Brent Butterworth really liked the EarFun Free pair’s sound and fit. And the rest of us do too. For the price, the audio quality is pretty fantastic, with clear highs and slightly boosted lows that don’t blur the mids, giving a nice sense of space to music. The fit is comfortable, as well. The control buttons are quiet, but when you press them, they can cause the earbuds to push into your ear in a mildly uncomfortable way. The real problem is that we tested five pairs, and three had technical issues. EarFun representatives said that the first samples we received may have been left over from its Kickstarter campaign, but this was enough of a concern for us to hold off on making these earbuds a budget pick.
When we were running our tests, we noticed that, if we had no audio playing for a long while but kept the Elite 75t in transparency mode, the sound being piped in from the world around us would occasionally flutter off and on rapidly when our connected devices played a notification tone. The phenomenon lasted only a second or so and didn’t occur when music was playing or when we were on a call; as such, we weren’t overly troubled by it. However, since it wasn’t a problem we experienced with the Elite 65t, we think it shouldn’t be happening at all. We reached out to Jabra, and we will update here if the company offers a firmware revision that addresses the issue.
Wireless earbuds are for people who want to listen wirelessly and who want their money to go toward convenience, sound, comfort, and call quality rather than other features such as heavy sweat resistance or the best noise cancellation. Whether you’re sitting at your desk, in a plane or train, or in the back of an automobile, any of these wireless earbud picks should offer a reliable way to transmit great-sounding music to your ears and a clear-sounding voice to your phone-call recipients. On- or over-ear Bluetooth headphones are also capable of hitting these points, but they can get in the way of glasses and are quite bulky compared with earbuds.

The Sesh earbuds aren’t the smallest true wireless earbuds we’ve tested, but they are minimal and lightweight enough that they won’t hang heavily in your ears—and they aren’t visually obtrusive, either. Skullcandy includes three sizes of silicone tips, and all of our panelists were able to get a secure fit. Both earbuds feature a single large button that takes up the entire surface of the earbud chassis, so it’s very easy to find by feel. The Sesh’s controls are sensitive enough to pressure that they don’t require you to jam the earbud into your ear canal to change tracks or adjust the volume. They also click softly, so there isn’t a loud, annoying “kuh-click” sound that hurts your ears. The Sesh’s controls handle all the basics: calls, tracks, volume, digital assistant, play, and pause.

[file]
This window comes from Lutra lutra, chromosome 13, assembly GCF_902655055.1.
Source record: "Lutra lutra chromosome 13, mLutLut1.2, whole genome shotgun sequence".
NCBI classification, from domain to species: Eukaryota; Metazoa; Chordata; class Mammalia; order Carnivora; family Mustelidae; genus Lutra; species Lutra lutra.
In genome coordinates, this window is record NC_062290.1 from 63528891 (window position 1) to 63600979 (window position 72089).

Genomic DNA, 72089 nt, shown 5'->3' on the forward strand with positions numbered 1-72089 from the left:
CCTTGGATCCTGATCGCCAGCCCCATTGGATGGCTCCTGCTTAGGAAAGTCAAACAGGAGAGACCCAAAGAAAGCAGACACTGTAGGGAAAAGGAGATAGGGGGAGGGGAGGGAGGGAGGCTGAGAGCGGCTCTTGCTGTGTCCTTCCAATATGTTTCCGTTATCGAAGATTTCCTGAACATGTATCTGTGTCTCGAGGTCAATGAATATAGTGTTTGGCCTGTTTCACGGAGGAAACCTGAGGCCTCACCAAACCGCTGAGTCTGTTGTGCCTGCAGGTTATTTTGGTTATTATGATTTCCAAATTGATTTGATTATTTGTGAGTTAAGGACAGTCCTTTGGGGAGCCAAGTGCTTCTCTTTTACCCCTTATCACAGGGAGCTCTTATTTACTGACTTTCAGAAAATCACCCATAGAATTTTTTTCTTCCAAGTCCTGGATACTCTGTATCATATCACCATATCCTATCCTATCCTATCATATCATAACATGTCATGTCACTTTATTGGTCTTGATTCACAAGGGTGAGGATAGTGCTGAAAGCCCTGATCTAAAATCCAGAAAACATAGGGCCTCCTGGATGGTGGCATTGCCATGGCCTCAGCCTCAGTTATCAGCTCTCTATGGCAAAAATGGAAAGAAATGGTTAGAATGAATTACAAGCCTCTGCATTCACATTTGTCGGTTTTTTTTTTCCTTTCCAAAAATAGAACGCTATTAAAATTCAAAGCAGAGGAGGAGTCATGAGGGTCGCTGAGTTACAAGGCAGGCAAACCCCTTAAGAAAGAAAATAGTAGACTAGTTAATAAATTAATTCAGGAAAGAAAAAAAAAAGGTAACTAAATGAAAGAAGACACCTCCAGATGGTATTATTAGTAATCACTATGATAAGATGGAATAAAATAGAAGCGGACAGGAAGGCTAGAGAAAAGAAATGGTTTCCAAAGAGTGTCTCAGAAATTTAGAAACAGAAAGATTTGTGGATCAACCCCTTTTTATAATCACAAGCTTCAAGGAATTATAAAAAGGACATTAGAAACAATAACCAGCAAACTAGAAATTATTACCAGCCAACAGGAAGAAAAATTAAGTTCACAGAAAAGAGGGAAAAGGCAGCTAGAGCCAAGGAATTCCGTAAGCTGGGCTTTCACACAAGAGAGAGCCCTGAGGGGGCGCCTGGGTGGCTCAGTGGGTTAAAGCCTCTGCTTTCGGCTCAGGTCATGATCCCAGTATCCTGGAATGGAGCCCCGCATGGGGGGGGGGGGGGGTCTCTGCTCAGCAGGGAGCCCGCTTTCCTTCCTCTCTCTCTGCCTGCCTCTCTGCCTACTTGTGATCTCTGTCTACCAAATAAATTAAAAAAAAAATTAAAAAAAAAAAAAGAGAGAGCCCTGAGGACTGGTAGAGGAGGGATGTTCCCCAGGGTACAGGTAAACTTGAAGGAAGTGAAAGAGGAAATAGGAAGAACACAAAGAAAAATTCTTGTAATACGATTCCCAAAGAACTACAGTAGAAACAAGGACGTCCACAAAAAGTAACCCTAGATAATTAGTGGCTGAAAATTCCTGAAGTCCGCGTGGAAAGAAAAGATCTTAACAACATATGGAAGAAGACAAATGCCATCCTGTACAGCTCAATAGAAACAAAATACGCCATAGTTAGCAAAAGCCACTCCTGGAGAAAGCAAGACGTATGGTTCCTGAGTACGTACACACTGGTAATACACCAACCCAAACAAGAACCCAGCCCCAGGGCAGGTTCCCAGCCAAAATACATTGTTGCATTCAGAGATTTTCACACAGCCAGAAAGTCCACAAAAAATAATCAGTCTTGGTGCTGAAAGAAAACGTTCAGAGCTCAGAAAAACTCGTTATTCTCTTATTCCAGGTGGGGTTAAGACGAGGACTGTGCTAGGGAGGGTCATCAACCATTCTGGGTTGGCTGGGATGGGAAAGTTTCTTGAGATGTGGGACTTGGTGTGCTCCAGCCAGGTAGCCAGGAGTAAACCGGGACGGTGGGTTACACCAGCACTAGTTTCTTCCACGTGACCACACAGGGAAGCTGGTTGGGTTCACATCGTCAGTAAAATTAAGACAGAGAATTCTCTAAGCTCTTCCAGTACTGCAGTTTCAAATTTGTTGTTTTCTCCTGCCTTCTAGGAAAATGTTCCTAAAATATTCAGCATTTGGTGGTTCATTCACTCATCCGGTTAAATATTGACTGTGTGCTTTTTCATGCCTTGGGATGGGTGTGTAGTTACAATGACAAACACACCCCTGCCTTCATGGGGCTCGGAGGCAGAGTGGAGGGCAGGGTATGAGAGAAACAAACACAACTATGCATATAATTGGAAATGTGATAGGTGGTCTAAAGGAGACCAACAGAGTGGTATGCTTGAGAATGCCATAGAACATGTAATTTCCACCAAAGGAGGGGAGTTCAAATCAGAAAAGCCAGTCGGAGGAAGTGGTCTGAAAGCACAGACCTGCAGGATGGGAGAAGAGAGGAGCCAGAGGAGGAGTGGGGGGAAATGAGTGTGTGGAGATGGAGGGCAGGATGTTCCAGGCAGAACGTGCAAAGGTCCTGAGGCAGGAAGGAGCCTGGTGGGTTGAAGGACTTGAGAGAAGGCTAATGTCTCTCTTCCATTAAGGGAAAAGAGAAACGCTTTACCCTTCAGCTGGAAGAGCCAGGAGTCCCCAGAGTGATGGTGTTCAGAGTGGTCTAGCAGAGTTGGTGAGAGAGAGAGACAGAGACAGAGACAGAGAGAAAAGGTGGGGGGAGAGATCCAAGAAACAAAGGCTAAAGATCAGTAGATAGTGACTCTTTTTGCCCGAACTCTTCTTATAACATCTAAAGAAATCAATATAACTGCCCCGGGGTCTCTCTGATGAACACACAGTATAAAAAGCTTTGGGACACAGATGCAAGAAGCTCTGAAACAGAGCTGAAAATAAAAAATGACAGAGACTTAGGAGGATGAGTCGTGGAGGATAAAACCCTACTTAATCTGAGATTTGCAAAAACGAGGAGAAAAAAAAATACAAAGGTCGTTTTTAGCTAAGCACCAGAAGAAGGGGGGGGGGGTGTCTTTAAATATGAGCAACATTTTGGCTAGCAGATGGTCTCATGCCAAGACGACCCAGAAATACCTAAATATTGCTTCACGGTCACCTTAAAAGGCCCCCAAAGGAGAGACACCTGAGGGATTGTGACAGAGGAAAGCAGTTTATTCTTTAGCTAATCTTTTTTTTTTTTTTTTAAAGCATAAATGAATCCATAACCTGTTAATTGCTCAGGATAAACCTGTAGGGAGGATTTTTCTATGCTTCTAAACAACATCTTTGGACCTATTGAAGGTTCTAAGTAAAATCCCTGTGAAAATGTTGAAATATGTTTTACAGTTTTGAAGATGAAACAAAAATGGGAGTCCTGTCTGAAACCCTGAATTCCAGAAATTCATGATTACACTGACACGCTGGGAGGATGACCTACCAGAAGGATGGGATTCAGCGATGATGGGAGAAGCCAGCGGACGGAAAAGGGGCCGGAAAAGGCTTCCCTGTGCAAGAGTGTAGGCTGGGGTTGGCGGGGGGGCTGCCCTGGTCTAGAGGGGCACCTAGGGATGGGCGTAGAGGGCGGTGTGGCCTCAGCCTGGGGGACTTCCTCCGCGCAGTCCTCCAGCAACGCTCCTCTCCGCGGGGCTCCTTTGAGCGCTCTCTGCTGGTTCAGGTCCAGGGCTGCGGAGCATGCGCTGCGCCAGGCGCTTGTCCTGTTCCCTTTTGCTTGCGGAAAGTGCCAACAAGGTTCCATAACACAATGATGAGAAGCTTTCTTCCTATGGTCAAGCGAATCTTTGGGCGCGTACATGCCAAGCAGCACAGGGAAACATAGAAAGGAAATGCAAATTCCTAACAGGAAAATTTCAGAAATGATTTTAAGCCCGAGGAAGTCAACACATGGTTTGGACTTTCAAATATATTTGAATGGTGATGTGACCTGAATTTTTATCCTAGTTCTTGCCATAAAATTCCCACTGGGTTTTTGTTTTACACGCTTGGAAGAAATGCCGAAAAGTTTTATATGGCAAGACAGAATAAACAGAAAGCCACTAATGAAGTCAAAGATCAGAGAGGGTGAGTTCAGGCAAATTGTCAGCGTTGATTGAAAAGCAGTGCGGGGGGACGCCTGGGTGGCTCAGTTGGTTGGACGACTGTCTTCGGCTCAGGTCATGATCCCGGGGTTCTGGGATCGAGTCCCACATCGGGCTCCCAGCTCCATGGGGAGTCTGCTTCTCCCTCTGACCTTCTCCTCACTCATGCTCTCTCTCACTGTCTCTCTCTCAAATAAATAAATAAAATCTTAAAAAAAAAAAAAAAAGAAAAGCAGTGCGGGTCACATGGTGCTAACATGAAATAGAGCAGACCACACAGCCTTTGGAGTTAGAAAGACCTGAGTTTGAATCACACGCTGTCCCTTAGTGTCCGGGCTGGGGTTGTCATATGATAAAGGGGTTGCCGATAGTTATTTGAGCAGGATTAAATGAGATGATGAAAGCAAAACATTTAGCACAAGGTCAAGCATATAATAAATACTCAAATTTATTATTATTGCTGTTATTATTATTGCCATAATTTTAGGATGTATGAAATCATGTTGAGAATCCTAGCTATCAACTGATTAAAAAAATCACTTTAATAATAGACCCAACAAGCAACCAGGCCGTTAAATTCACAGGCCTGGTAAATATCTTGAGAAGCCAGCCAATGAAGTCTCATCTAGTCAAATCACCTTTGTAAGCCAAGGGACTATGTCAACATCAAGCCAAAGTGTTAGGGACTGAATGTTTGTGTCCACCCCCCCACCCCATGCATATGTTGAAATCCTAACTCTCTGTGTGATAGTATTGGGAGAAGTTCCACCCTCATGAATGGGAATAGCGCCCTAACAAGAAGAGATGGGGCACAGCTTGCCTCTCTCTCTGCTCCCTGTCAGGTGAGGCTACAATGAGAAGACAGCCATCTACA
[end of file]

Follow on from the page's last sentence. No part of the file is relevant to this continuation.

1More Dual-Driver BT ANC In-Ear Headphones: These earbuds have a traditional neckband-style design, and the active noise cancelling has two modes: one that’s more intense for use on planes and one that’s less so for commuting. A hear-through mode allows for easy conversation without your having to pull the earbuds from your ears. The flexible neckband coils up for easy storage in a pocket. Unlike many Bluetooth ANC earbuds, this 1More pair also works corded via an included cable (and the noise cancellation still works in corded mode), which makes it a great option for use with in-flight entertainment systems. In our tests, the tuning was a little unnaturally boosted in the treble and bass, but overall it sounded enjoyable. The seven-hour battery life is shorter than what you can get from other new true wireless designs, but a 10-minute charge gives you three hours of use, so you’ll be back in business quickly.
1More Dual-Driver BT ANC In-Ear Headphones: These earbuds have a traditional neckband-style design, and the active noise cancelling has two modes: one that’s more intense for use on planes and one that’s less so for commuting. A hear-through mode allows for easy conversation without your having to pull the earbuds from your ears. The flexible neckband coils up for easy storage in a pocket. Unlike many Bluetooth ANC earbuds, this 1More pair also works corded via an included cable (and the noise cancellation still works in corded mode), which makes it a great option for use with in-flight entertainment systems. In our tests, the tuning was a little unnaturally boosted in the treble and bass, but overall it sounded enjoyable. The seven-hour battery life is shorter than what you can get from other new true wireless designs, but a 10-minute charge gives you three hours of use, so you’ll be back in business quickly.